ALL DE FR ES IT

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Problemesis

Solutions to No. 28, August 2002

R59 - Jean-Marie Chorein

WPb3 is from a2, needs 1 cap. WPd3 is from d2 WPa7 is from f2, needs 5 cap. WPg3 is from g2 That accounts for all 6 cap by white.

BPf6 is from e7, needs 1 cap. BPe4 is from h7 or b7, needs 3 cap either way. That accounts for all cap by black BPb6 didn't capture, came from b7. BPe4 is from h7.

BWB isn't on the board, so it was captured. The only capture by white on a white square was on b3, so it was captured there. BWB couldn't leave its home square until BPb7 advanced. BPb7 advanced after the WP reached a7, or the pawn couldn't have gotten there. WP reached a7 after BB reached b8, or the BB couldn't have gotten there. Therefore, BWB was captured on b3 after WPa7 had made all its captures and the BB was on b8.

BPa7 wasn't captured on its home square as a pawn (or a7 and c7 would prevent the BB from getting to b8). It wasn't captured as a pawn elsewhere because it couldn't get off its home file (no captures available), and no other captures occurred on the a a-file. Since it is not on the board, it promoted. It couldn't have promoted until after a2 captured (it was blocked), so it promoted after white had made all six captures; the promoted piece is still on the board. It is not the king, a pawn, or the BB (which was already there before the pawn promoted); it must be the rook. Therefore, black can not castle.

The WRa1 must have moved for the pawn to promote, so white can not castle queenside. White may castle kingside; horribly inefficient proof game follows.

1. d3 a5 2. g3 Nf6 3. Nh3 Ng4 4. Nf4 Ne3 5. fxe3 Nc6 6. Bd2 Nd4 7. Bb4 Ra6 8. Bd6 Rc6 9. Be5 Rc5 10. Bf6 exf6 11. exd4 Be7 12. Nd5 Rc6 13. Nb6 Bc5 14. Na8 Qe7 15. Bg2 Ra6 16. Be4 Ra7 17. Bg6 hxg6 18. Qd2 Ra6 19. Qg5 Ba7 20. Qf5 Bb8 21. Nc3 gxf5 22. Rb1 Qc5 23. dxc5 Ra7 24. Rc1 Rh4 25. Rb1 Rb4 26. Ne4 Rb6 27. Rc1 fxe4 28. cxb6 Kf8 29. bxa7 b6 30. Rd1 Ba6 31. Rb1 Bc4 32. Rc1 Bb3 33. axb3 a4 34. Rb1 a3 35. Rc1 a2 36. Rb1 a1=R 37. Rc1 Ra5 38. Rb1 Rh5 39. Ra1 Rh8 40. Rc1 Ke7 41. Ra1 Ke8 42. O-O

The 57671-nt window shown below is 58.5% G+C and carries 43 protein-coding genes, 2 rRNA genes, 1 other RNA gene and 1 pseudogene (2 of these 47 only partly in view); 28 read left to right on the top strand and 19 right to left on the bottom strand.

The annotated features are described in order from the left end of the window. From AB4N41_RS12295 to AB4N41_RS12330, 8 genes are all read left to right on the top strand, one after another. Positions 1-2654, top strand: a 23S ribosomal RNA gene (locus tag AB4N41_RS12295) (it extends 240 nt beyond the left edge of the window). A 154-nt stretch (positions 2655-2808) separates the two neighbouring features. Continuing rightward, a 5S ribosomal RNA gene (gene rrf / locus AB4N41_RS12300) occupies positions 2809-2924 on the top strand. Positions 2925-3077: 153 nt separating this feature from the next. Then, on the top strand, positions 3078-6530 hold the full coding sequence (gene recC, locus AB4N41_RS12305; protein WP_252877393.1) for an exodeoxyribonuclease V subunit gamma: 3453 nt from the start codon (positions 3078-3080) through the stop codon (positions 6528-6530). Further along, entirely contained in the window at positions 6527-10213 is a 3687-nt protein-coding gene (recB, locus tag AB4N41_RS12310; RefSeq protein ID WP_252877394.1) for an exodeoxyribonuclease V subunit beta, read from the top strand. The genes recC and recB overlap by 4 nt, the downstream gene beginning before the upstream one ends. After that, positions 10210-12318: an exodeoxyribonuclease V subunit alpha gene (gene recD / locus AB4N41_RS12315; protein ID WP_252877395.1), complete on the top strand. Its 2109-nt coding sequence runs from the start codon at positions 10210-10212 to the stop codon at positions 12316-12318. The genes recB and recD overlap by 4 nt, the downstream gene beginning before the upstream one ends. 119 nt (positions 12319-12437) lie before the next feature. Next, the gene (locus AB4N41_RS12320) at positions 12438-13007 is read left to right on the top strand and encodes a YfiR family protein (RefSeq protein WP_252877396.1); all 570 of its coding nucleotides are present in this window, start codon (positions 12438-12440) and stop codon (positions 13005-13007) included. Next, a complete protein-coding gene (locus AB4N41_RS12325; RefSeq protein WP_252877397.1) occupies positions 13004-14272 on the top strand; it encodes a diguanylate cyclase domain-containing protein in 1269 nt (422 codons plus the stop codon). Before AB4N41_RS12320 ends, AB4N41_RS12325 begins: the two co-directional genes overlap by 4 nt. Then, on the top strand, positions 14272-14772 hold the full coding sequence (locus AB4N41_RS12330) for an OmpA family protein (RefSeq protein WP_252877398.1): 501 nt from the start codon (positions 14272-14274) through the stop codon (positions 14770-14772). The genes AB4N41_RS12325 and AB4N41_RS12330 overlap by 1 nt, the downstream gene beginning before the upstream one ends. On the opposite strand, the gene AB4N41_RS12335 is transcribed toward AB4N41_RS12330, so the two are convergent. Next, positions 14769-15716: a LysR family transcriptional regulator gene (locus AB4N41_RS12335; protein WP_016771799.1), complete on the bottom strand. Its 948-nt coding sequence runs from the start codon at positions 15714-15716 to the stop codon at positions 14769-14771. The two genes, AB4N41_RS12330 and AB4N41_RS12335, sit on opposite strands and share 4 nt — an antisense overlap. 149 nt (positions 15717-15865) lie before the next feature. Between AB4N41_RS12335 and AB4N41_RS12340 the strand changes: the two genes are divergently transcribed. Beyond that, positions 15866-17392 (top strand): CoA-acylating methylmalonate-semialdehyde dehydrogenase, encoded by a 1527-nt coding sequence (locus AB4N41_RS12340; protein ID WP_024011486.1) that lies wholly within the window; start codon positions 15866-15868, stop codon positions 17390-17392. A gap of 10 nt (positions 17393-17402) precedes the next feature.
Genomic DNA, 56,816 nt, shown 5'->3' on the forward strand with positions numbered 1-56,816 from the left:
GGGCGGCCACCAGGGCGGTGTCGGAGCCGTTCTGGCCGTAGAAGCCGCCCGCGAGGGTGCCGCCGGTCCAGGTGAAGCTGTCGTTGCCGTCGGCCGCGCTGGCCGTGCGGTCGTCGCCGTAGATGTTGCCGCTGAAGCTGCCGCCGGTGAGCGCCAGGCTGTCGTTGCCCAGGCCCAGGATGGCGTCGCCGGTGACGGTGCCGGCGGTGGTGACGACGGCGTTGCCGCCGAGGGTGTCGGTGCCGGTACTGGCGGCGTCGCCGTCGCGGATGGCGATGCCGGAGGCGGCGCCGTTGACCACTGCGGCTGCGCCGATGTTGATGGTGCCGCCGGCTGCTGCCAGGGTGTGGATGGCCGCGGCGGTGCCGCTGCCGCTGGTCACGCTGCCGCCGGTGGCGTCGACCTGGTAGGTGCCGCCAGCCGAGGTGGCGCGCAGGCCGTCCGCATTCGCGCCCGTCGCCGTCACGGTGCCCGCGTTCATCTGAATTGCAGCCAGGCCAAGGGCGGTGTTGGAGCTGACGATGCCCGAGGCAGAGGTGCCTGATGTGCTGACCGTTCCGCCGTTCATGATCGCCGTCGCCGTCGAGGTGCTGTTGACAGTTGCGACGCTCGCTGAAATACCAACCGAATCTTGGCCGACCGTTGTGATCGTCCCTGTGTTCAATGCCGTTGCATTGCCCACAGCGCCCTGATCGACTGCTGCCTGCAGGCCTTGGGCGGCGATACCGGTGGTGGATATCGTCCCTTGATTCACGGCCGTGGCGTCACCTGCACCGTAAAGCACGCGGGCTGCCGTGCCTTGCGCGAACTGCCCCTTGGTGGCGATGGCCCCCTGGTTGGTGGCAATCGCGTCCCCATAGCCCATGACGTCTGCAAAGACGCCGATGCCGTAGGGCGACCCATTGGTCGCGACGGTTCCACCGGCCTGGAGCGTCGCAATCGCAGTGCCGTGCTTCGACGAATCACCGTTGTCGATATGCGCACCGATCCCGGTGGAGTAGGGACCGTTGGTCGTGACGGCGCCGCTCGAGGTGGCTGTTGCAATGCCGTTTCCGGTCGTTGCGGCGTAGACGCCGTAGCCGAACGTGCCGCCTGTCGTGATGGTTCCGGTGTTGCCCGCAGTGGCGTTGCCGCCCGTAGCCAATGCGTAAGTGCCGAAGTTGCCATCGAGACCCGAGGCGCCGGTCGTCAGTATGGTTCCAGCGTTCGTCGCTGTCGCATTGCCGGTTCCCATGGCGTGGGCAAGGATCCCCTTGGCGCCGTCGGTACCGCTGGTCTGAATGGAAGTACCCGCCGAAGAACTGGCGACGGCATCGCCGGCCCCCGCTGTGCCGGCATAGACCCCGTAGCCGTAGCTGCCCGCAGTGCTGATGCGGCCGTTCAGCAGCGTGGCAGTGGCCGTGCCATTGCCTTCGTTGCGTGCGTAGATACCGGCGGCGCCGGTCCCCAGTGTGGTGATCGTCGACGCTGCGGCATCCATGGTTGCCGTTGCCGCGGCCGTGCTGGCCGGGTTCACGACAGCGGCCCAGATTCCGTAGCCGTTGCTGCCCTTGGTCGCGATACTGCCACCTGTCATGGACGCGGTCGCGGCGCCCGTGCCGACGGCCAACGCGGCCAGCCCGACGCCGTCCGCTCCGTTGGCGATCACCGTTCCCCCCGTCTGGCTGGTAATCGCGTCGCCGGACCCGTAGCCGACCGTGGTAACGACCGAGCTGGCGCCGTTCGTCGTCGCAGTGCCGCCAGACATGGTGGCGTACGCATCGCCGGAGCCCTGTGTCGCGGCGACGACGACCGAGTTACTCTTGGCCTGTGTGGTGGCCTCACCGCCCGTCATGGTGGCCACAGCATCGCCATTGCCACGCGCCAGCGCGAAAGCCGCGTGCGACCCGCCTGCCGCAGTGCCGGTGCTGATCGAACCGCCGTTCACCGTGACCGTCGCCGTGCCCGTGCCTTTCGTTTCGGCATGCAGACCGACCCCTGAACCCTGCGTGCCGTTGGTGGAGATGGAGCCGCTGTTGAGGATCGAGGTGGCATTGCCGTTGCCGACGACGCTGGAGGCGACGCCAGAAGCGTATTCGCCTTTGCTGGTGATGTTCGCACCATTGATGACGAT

[Solution provided by  Mark Jeffrey Tilford <tilford(at)ugcs.caltech.edu>]


R60 - Andrew Buchanan

 1.  d2-d4  f7-f5    2. Ke1-d2 Ke8-f7    3. Kd2-e3 Kf7-e6 
 4. Ke3-f4 Ke6-d5    5. Kf4-g5  h7-h6+   6. Kg5-g6  e7-e5 
 7. Kg6-f7 Qd8-h4    8. Bc1-g5 Kd5-e4    9.  f2-f4 Qh4-e1 
10.  g2-g3 Ke4-e3   11. Bf1-g2 Ke3-f2   12. Bg2-c6  e5-e4 
13.  d4-d5  e4-e3   14. Qd1-d4 Qe1-d1   15. Qd4-f6 Kf2-e1 
16. Qf6-d8 Bf8-e7   17. Kf7-e8 

R61 - Andrew Buchanan

1.  d2-d4  e7-e5     2. Bc1-d2 Bf8-e7    3. Bd2-b4 Be7-g5 
4. Bb4-f8 Bg5-c1     5.  e2-e3  d7-d6    6. Bf1-a6 Bc8-h3 
7.  g2-g4  b7-b5     8. Ba6-c8 Bh3-f1

R62 - Andrew Buchanan

 1. Ng1-f3 Nb8-c6    2. Nf3-d4 Nc6-e5    3. Nd4-c6 Ng8-f6 
 4.  d2-d4 Nf6-e4    5. Bc1-h6 Ne4-d2    6. Nb1-c3 Nd2-b1 
 7. Qd1-d2 Ne5-f3+   8. Ke1-d1  e7-e5    9. Nc3-d5 Bf8-a3 
10. Nd5-e7 Nf3-g1   11. Ne7-g8 Qd8-e7   12. Nc6-b8

R63 - Andrew Buchanan

 1.  f2-f4  a7-a5    2.  f4-f5  a5-a4    3.  f5-f6  a4-a3 
 4.  f6xg7  a3xb2    5. g7xh8=R b2xa1=R  6. Bc1-b2 Bf8-g7 
 7. Bb2-c3 Bg7xc3    8.  d2xc3  h7-h5    9.  c3-c4  h5-h4 
10.  c4-c5 h4-h3    11.  c5-c6  h3xg2   12.  c6xb7  g2xh1=R 
13. b7xa8=R

R64 - Nicolas Dupont

 1.  h2-h4  d7-d6    2. Rh1-h3 Bc8xh3    3.  g2-g3 Bh3xf1 
 4.  c2-c4 Bf1xe2    5. Qd1-b3 Be2xc4    6. Qb3-a3 Bc4xa2 
 7. Nb1-c3